That said, I was disappointed by the general lack of variety in stories and was shocked at the complete absence of minority writers (or should I have been?). With few exceptions, these stories fulfilled Cha's criticism of white male protagonists, tough cops, tough PIs, or good guys who resort to murder. To Joyce Carol Oates's credit, her piece took chances and fit none of these tropes.

In my next post, the final of this series, I look at Steph Cha's anthology of the year's best mystery stories.

The Best Mystery Stories of the Year 2021

Otto Penzler, Lee Child, guest editor. 


Doug Allyn, 30 and Out

Jim Allyn, Things That Follow

Michael Bracken, Blest Be the Ties that Bind

James Lee Burke, Harbor Lights

Martin Edwards, The Locked Cabin

John Floyd, Biloxi Bound

Jacqueline Freimor, That Which Is True

Alison Gaylin, The Gift

Sue Grafton, If You Want Something Done Right . . .

Paul Kemprecos, The Sixth Decoy

Stephen King, The Fifth Step

Janice Law, The Client

Dennis McFadden, The Truth About Lucy

David Marcum, The Adventure of the Home Office Baby

Tom Meade, Heatwave

David Morrell, Requiem for a Homecoming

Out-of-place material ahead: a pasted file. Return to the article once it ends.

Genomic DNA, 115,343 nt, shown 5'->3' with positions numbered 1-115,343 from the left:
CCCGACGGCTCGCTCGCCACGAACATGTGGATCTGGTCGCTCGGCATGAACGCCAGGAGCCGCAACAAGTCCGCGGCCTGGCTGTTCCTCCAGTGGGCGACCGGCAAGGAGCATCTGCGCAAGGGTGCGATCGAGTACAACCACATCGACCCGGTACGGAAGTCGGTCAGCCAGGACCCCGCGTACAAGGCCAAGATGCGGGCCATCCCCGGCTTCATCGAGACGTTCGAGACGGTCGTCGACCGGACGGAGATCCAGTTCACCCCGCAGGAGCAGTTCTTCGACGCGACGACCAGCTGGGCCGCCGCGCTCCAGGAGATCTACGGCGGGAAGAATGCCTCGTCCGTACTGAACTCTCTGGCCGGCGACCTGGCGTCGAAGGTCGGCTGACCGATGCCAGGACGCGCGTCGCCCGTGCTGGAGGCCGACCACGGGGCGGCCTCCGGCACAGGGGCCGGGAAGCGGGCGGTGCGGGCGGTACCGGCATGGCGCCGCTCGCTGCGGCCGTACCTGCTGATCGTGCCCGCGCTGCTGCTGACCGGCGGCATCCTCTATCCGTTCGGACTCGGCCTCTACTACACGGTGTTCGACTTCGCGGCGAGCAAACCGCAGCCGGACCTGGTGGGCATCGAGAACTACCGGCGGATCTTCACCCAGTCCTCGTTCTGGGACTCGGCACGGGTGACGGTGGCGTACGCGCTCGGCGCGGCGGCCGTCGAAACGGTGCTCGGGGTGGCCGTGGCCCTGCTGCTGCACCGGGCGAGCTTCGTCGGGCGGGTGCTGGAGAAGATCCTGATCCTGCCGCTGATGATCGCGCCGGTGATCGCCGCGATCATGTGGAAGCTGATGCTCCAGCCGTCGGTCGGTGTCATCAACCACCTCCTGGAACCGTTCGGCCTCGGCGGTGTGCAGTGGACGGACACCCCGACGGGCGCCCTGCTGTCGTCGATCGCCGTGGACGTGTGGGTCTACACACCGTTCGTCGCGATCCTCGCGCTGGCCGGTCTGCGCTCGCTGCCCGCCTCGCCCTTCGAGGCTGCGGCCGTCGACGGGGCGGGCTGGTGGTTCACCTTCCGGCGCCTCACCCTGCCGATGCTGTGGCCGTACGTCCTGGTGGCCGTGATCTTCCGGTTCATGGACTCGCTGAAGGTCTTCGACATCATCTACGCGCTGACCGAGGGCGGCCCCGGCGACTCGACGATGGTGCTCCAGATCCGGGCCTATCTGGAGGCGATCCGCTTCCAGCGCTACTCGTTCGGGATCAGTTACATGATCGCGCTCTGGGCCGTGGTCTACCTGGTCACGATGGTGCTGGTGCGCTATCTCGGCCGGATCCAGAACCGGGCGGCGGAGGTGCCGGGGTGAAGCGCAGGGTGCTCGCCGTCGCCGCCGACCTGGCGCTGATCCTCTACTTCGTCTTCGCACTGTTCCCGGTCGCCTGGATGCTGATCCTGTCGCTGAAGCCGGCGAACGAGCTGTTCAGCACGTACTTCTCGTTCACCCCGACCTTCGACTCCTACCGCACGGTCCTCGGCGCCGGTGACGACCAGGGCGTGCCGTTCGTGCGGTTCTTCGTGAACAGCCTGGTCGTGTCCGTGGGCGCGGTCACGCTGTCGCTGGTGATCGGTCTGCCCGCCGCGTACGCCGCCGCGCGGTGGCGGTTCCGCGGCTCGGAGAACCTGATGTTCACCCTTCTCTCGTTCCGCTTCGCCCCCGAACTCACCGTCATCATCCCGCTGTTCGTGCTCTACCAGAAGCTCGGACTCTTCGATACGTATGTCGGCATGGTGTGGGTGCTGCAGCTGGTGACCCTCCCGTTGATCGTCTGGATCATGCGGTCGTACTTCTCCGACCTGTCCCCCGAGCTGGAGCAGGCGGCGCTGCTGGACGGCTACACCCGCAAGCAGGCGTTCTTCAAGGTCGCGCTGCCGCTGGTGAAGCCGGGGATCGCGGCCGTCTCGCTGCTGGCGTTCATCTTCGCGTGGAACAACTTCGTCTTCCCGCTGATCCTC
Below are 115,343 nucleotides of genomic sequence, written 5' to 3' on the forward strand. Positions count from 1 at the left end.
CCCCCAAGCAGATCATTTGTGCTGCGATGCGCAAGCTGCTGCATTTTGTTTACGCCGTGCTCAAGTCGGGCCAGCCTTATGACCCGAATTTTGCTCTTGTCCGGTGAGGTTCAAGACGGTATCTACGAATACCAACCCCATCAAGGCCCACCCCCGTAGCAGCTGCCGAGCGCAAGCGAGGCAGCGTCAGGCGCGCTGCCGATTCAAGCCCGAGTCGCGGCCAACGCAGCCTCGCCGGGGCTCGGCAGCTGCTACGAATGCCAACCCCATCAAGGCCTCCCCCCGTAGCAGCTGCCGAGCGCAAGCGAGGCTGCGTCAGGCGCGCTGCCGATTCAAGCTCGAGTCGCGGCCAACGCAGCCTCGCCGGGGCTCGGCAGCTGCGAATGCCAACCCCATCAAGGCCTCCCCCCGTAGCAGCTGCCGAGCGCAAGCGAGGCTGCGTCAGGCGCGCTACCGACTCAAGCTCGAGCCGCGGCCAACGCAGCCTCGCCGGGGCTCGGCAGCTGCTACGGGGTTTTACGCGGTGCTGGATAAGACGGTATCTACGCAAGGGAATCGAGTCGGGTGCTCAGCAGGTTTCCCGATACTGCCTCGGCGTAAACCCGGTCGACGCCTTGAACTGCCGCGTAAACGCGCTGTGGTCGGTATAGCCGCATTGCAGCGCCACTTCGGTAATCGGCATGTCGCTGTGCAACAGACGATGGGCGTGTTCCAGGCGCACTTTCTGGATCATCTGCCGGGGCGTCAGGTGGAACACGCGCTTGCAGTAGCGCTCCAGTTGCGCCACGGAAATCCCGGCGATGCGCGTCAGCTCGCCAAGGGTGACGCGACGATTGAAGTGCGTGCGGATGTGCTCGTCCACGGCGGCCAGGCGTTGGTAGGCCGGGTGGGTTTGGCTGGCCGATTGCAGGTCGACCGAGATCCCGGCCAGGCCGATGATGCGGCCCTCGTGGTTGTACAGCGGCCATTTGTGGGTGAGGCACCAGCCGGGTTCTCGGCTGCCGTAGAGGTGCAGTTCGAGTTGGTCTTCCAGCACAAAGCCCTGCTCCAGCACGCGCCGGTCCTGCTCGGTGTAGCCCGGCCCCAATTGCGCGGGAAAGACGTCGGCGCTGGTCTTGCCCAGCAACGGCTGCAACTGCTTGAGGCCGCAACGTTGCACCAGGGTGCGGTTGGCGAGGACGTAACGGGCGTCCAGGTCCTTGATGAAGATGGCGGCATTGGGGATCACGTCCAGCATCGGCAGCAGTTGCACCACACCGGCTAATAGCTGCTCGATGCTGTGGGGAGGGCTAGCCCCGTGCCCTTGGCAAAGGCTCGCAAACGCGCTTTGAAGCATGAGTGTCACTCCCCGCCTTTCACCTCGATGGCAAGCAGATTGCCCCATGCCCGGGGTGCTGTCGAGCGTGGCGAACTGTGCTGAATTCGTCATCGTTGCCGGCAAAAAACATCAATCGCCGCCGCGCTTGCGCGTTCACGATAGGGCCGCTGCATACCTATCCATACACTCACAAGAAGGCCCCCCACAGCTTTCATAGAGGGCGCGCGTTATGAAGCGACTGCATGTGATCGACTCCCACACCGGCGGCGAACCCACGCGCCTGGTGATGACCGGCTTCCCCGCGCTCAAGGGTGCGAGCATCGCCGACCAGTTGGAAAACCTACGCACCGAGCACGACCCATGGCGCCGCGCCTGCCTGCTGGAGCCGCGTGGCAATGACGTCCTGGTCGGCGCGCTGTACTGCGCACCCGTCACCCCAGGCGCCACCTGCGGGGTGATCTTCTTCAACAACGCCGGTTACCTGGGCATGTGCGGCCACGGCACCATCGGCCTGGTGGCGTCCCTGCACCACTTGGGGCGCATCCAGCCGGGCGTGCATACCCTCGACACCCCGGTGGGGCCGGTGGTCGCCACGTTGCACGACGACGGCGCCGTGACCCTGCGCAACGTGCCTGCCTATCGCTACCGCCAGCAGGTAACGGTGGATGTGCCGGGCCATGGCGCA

Joyce Carol Oates, Parole Hearing, California Institution for Women, Chino, CA

Sarah Paretsky, Love & Other Crimes

Joseph S. Walker, Etta at the End of the World

Andrew Welsh-Huggins, The Path I Took

Bonus Story: Ambrose Gwinnett Bierce, My Favorite Murder


I have several short stories coming out soon, including ones in Mystery Magazine and Sherlock Holmes Mystery Magazine. A science fiction story has been accepted in El Porvenir ¡Ya! Chicano Scifi Anthology. It has a Kickstarter page now, a new experience for me. My late mother, a Chicano activist, would be proud.

Martin Hill Ortiz is a Professor of Pharmacology at Ponce Health Sciences University and has researched HIV for over thirty years. He is the author of four novels and numerous short stories and poems.